Cured kingfish, fermented zucchini, sea parsley and horseradish. Photo: SARAH ANDERSON PHOTOGRAPHY

 

Using responsibly foraged local ingredients is also central to his recipes and ocean parsley, sea celery, salt bush, sea blight, sea lettuce and wild nasturtium take their turns on the menu.

“It depends on the season as to what’s out there,” Graham says.

“Every time I surf at a spot I’ll look at what’s on the rocks and what’s in that area.

“For me each dish has got to have something a little bit special, either it’s a technique that may be unique or a less familiar ingredient.

“I use modern cooking techniques but still using things like a wood fire and a lot of fermentation.

“And it’s important for our suppliers to be free range and have good, ethical protocols.”

Jerusalem artichoke, grilled radicchio, goats curd and spring onion. Photo: SARAH ANDERSON PHOTOGRAHY

 

Graham inherited his passion for produce from his mum.

“Mum was super interested in food and every time we went somewhere on holiday we would go straight to the local markets and be stuffing noodles in our faces and always trying new things,” he recalls.

But it was his experience of Michelin-starred restaurants that made him consider cooking as a career following stints at the Crown of Whitebrook in Wales, Heston Blumenthal’s Fat Duck in the UK and New York three-star restaurant Daniel.

Photo: SARAH ANDERSON PHOTOGRAPHY

 

“The first time I went into a kitchen with a Michelin star I was hooked and just loved it,” Graham says.

“Although it can be kind of fancy and pretentious, the great thing about those environments is that everyone is trying to do the ingredients the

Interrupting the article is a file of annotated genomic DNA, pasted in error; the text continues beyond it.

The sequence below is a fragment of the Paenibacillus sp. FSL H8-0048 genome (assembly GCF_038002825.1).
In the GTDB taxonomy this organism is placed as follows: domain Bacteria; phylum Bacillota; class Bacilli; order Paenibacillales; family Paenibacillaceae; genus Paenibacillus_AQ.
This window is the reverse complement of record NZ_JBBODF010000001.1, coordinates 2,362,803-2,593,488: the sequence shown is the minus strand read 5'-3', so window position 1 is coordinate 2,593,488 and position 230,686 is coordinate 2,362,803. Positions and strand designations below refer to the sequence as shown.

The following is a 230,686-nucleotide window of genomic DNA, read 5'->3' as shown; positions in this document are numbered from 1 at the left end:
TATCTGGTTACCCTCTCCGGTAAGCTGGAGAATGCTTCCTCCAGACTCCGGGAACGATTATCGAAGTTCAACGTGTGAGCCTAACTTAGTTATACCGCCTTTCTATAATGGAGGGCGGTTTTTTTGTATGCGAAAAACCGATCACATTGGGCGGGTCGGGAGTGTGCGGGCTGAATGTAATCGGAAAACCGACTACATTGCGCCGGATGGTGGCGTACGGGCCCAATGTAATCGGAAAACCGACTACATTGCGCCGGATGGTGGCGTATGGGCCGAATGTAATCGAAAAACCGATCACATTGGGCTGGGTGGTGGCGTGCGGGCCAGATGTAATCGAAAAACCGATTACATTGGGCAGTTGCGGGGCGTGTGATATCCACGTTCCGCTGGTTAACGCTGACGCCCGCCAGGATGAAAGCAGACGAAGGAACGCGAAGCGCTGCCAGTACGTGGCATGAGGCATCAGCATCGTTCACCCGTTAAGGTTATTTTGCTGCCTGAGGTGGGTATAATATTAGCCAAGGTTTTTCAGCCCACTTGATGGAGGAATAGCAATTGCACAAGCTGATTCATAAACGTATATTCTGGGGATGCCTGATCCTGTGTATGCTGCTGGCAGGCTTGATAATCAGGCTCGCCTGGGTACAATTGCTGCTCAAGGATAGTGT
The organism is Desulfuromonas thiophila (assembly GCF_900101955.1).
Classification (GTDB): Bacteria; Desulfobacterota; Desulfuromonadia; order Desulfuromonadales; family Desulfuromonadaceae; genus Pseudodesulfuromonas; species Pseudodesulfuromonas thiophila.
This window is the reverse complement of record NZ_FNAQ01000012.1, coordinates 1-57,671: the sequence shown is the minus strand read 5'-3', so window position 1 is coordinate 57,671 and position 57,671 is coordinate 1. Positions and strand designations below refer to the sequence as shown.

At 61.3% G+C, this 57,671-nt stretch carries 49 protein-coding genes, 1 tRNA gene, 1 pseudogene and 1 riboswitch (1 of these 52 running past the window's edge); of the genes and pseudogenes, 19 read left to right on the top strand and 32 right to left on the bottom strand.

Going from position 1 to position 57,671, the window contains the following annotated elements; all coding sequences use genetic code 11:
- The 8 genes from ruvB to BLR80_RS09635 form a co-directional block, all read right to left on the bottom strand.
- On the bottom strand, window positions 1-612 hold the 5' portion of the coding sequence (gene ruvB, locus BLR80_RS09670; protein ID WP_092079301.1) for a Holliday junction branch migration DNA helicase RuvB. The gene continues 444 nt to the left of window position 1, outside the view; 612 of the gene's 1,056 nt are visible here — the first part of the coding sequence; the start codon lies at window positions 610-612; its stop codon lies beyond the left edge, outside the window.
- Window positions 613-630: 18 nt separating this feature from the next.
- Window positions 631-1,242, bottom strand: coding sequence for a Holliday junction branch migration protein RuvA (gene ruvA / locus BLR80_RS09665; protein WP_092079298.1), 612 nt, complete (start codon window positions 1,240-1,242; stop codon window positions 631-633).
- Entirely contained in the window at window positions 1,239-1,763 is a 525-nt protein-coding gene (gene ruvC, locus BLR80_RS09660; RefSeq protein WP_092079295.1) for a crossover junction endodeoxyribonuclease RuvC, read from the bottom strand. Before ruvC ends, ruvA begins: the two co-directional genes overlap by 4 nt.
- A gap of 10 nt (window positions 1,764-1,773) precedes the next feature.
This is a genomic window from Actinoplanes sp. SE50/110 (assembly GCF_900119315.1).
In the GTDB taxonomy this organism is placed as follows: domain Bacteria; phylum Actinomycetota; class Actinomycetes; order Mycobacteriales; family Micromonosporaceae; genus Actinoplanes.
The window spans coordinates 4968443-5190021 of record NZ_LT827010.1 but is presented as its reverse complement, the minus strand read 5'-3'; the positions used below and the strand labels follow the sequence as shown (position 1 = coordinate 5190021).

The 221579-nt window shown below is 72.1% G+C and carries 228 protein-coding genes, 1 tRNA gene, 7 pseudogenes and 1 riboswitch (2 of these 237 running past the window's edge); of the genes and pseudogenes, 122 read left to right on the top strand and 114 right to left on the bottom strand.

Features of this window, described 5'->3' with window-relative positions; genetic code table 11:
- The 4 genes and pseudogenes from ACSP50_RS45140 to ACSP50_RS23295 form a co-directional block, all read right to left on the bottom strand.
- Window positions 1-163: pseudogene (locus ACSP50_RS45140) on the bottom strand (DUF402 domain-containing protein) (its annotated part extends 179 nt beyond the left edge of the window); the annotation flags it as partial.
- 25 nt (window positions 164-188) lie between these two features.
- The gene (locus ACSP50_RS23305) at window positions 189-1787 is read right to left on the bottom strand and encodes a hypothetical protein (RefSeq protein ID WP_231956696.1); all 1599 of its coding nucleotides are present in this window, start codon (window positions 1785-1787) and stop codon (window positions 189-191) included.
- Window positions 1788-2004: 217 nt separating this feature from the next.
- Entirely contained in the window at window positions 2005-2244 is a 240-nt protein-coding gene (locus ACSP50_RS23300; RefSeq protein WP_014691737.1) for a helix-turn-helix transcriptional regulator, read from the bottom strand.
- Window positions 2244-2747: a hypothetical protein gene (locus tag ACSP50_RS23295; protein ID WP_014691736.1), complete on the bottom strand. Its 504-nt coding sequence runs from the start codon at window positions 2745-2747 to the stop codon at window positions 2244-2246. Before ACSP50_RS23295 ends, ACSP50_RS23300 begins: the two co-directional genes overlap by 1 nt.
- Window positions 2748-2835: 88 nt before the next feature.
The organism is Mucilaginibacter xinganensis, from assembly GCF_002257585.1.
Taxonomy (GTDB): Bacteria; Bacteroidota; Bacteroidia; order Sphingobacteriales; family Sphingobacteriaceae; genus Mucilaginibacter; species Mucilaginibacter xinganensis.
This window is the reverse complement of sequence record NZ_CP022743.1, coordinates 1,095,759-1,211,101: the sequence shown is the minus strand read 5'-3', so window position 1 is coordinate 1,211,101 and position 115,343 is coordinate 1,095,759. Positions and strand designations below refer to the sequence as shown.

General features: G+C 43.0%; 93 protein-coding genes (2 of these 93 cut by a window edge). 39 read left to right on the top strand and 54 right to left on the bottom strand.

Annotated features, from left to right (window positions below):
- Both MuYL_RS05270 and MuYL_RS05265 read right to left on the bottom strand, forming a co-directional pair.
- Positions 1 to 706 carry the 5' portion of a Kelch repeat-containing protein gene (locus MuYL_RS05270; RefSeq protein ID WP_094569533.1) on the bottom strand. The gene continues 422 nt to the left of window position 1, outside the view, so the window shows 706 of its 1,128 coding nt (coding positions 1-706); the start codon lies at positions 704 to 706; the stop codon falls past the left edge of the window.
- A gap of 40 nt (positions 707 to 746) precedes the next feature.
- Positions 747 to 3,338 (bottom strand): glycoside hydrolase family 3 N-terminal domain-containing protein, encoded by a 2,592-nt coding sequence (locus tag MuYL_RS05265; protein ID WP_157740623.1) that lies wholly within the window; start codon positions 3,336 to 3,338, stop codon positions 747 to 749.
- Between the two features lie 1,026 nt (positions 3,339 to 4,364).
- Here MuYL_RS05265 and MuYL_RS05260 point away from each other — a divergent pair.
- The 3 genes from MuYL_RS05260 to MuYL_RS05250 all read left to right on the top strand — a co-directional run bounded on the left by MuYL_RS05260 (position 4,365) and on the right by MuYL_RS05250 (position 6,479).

most justice so that drew me in.”

Graham is also excited by how the Australian dining scene has transformed in recent years.

“That provenance and concern for what we are eating has become so prevalent,” he says.

“When I first started cooking it was just lobster and caviar, whereas now we can have a fermented cabbage stalk and it’s interesting. It’s a privilege to be part of that.”

The beautiful fare at Samesyn. Photos: SARAH ANDERSON PHOTOGRAPHY

 

Samesyn caters to all dietary requirements and the menu is mostly gluten free.

It offers an upbeat vibe complemented by exceptional customer service and a welcoming interior featuring recycled messmate timbers.

“It’s for locals, it’s not fancy and you don’t have to feel nervous about coming in… it’s just a fun restaurant trying to do food justice,” Graham says.

“If you want to have a tasting menu and a really long experience with wines, you can do that or, if you want to bring the kids in early and share a lamb shoulder, some potatoes and a salad, you can also do that.

“Or come in and have some oysters and a glass of wine – you are welcome to do that too.”

Samesyn opens for dinner from 6pm Tuesday to Saturday, and lunch from midday to 2pm on Friday and Saturday. Bookings: 5291 9917 or samesyn.com.au. Instagram @samesynrestaurant.